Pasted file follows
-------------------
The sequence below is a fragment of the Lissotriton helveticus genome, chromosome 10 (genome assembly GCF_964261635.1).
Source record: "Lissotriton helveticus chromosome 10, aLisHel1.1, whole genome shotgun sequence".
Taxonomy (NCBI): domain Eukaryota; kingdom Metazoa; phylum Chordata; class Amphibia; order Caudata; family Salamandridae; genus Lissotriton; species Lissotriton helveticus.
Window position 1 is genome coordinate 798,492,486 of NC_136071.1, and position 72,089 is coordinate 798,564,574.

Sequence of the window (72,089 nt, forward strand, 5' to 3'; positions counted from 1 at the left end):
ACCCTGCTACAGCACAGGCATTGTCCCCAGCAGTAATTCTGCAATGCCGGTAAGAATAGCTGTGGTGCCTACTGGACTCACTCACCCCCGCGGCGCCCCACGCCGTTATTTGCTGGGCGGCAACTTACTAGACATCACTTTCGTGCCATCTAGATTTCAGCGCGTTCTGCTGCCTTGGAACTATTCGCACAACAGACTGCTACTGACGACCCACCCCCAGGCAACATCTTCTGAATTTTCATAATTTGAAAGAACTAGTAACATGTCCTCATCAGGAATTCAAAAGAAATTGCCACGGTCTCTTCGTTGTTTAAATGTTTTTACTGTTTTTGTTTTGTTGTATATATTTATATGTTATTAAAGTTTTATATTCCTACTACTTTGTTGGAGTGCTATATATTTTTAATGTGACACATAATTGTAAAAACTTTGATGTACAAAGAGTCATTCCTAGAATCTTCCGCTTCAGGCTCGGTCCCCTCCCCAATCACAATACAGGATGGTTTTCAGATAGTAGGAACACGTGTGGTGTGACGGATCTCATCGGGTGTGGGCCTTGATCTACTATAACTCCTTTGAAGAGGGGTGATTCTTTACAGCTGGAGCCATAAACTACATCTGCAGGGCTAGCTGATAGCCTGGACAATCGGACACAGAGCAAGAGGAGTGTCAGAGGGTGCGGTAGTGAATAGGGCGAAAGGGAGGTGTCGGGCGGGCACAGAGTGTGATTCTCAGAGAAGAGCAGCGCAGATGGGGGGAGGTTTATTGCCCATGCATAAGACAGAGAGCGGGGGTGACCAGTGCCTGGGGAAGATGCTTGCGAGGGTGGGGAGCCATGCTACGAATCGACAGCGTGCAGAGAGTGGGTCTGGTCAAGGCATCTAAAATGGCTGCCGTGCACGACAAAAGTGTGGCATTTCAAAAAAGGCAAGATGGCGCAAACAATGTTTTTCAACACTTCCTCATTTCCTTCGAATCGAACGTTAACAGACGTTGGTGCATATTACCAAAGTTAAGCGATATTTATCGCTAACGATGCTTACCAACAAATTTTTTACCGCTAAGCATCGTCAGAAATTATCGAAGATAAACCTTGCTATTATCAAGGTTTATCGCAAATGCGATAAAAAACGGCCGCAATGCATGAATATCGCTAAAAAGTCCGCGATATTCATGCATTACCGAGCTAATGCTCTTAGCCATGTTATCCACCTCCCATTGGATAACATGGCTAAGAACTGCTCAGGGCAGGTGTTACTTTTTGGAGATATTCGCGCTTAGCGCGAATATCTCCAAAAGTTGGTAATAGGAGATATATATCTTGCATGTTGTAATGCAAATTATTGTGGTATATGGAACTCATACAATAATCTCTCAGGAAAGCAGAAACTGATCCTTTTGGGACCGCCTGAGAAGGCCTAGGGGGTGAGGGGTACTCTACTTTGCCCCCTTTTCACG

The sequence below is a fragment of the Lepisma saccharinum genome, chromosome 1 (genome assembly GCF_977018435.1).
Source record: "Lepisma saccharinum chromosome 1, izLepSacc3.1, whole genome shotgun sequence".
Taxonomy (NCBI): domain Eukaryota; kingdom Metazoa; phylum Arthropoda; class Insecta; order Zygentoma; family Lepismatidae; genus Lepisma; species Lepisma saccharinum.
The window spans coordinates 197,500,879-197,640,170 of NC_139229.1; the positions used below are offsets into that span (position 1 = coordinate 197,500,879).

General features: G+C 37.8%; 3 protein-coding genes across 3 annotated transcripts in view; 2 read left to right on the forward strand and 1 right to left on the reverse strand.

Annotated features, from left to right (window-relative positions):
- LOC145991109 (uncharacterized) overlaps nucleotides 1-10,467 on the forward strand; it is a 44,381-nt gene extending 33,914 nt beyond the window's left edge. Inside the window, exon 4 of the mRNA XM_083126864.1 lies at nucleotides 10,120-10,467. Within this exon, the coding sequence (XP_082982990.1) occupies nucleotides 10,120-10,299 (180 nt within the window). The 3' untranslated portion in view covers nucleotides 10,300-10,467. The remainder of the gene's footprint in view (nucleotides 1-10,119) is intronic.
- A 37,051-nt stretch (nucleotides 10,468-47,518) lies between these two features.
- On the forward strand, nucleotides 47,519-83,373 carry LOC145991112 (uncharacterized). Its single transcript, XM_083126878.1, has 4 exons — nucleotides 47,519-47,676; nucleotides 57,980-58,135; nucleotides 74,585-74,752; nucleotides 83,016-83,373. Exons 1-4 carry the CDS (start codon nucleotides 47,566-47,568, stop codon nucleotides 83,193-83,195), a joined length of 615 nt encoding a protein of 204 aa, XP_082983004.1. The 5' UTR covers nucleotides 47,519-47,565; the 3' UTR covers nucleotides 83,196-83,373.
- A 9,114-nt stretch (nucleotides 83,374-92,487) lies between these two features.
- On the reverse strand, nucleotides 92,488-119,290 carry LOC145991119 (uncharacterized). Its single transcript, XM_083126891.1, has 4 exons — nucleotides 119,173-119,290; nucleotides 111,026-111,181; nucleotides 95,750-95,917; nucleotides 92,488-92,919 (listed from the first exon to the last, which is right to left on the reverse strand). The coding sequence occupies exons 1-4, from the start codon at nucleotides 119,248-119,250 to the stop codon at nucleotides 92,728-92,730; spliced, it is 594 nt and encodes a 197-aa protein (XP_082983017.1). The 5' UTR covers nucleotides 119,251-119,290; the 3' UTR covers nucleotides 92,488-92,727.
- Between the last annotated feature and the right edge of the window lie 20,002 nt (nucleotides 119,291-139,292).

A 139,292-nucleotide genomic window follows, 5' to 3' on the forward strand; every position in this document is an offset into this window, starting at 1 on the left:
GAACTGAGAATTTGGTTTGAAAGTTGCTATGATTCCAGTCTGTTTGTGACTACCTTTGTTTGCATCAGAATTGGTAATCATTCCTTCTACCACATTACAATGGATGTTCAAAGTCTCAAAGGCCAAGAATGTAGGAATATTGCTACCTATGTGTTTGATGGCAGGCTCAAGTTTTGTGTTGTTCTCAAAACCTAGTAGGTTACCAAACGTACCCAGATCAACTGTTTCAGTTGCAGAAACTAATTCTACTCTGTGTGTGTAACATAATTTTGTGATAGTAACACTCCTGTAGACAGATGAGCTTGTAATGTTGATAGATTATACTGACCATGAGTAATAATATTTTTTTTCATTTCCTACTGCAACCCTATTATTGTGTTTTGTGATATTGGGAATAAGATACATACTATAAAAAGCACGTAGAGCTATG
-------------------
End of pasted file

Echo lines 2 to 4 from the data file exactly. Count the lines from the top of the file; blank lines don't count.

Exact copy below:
Source record: "Lissotriton helveticus chromosome 10, aLisHel1.1, whole genome shotgun sequence".
Taxonomy (NCBI): domain Eukaryota; kingdom Metazoa; phylum Chordata; class Amphibia; order Caudata; family Salamandridae; genus Lissotriton; species Lissotriton helveticus.
Window position 1 is genome coordinate 798,492,486 of NC_136071.1, and position 72,089 is coordinate 798,564,574.